Edinburgh festival buys 250 instruments for city schools

The Edinburgh International Festival has acquired some 250 instruments for local schools after pupils were told not to share during Covid.

The festival, which was silenced last summer by the pandemic, spent £60,000 on the project.

It said: ‘The council’s Instrumental Music Service currently does not have enough instruments to meet demand, resulting in up to three pupils sharing one between them. This shortage is exacerbated by current Covid-safe guidelines, which prevent the sharing of instruments. The project ensures each individual pupil is provided an instrument for as long as they want it, allowing them to safely continue their lessons and find joy from their music tuition.’

 

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  • This is a heart-warming gesture, and everyone salutes the EIF.

    It however says something about the state (and status) of instrumental music tuition across most of the UK that funding for something as basic as musical instruments for schools is not available from the local authority (whose budgets even before Covid were subject to government cuts and then more cuts), but instead in this case has to come from a music festival.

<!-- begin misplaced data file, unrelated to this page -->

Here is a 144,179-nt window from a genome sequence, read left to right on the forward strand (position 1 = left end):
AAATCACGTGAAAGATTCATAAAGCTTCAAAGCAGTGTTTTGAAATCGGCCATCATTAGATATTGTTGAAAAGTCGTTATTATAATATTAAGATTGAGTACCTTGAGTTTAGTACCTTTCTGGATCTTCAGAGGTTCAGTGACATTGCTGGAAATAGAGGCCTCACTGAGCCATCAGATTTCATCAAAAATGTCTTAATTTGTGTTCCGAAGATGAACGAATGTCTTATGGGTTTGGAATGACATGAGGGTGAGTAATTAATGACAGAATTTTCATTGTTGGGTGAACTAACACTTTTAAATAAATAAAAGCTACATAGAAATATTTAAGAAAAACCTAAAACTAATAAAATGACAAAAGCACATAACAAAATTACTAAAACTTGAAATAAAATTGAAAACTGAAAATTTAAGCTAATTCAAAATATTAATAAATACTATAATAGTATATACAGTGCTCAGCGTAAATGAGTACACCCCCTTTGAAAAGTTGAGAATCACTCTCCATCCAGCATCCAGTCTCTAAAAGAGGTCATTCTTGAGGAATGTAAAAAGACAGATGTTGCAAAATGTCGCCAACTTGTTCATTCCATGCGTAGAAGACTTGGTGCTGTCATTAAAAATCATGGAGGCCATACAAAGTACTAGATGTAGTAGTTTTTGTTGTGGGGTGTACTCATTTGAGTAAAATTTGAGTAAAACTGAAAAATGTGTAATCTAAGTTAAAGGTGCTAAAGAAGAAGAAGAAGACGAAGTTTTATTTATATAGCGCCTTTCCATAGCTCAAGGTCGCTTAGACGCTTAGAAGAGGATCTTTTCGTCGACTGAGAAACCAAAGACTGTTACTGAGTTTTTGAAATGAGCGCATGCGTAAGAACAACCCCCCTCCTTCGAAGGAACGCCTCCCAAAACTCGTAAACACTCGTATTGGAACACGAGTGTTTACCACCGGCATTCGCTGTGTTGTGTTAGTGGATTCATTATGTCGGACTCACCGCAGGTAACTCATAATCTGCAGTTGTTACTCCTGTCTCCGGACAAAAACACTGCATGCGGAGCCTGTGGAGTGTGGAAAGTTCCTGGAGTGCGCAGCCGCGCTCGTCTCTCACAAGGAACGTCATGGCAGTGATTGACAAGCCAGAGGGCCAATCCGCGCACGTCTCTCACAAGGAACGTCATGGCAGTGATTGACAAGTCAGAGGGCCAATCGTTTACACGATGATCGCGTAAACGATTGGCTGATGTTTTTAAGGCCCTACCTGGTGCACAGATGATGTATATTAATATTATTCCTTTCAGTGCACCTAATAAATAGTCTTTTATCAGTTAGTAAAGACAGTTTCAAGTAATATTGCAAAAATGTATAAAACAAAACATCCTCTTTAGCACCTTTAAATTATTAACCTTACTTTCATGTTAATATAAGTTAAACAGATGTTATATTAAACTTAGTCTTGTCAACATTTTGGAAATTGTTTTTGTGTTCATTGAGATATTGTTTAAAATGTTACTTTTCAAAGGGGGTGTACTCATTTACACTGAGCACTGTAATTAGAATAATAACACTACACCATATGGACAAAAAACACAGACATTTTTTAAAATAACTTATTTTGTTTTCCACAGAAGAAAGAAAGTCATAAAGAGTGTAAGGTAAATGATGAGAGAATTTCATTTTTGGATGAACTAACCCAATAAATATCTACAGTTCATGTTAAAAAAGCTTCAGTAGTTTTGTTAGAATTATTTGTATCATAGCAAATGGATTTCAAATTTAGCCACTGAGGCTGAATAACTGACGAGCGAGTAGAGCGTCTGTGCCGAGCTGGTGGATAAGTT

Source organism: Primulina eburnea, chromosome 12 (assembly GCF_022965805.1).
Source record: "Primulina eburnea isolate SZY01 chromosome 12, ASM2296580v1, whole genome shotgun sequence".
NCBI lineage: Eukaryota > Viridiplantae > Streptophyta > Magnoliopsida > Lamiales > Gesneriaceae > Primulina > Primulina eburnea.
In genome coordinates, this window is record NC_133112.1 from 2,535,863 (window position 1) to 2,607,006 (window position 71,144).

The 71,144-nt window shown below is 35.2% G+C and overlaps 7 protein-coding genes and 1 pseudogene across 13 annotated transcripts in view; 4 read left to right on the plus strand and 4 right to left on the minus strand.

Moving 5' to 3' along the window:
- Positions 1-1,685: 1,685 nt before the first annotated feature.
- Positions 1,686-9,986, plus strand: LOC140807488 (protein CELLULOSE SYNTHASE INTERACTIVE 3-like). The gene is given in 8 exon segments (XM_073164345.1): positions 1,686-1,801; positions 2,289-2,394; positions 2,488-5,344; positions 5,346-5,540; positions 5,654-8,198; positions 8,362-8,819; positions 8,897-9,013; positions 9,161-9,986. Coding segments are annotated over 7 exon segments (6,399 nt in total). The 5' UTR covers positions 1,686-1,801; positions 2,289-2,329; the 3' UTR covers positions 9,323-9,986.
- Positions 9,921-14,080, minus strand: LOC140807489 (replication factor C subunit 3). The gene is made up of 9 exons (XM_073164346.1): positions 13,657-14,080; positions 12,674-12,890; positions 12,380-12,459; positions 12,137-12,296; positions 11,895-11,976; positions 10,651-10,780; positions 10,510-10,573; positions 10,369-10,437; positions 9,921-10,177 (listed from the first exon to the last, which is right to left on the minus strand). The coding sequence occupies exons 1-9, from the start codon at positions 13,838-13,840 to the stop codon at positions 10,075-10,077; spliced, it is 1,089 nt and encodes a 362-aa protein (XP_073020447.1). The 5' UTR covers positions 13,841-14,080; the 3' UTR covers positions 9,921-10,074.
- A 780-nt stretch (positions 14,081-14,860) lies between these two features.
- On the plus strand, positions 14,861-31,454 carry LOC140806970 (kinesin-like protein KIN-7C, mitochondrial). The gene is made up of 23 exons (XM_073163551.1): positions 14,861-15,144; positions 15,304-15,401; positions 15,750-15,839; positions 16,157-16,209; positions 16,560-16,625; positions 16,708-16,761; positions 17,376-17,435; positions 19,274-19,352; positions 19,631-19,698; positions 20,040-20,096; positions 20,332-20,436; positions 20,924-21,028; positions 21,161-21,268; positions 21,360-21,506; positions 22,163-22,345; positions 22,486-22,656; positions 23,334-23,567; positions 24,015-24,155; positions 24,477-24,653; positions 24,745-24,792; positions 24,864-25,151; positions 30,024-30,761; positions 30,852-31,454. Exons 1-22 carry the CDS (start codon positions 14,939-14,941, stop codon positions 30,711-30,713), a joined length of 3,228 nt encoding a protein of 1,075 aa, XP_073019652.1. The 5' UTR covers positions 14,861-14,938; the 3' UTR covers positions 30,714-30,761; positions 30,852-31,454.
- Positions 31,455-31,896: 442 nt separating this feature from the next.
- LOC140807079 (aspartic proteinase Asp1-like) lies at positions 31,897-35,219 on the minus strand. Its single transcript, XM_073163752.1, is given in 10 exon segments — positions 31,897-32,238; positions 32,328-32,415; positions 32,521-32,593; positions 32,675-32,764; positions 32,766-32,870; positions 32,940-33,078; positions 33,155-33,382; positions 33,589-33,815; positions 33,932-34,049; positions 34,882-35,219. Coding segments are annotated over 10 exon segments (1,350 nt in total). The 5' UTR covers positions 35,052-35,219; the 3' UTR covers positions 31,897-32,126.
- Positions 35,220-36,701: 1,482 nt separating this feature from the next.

Even in “normal” times, music and music tuition in the UK is given a low status by central government, and is one of the first areas for cuts. Local authorities (who usually get the blame) are in a near-impossible position. But then the government turns round and says that we need more diversity in music. We certainly do, and all of us who work in music work hard to achieve a greater reach: but if there isn’t the funding so that every child who wants to can learn an instrument (and can be provided with a vaguely working instrument), music is going to be the preserve of those who can scramble together enough money to pay for lessons and buy an instrument. Or, in this case, live in a city with a fine music festival who have taken positive action and resolved [part of] the problem.

  • This is a great initiative.

    And it’s exactly the kind of thinking that puts those ‘great minds’ who run the hugely funded arts organisations to shame – those who spend their time moaning about their millions being slightly cut, whilst sitting doing very little to generate anything for themselves or the communities they are funded to represent.

    Kudos to Edinburgh Festival. May others learn from this.

    FM

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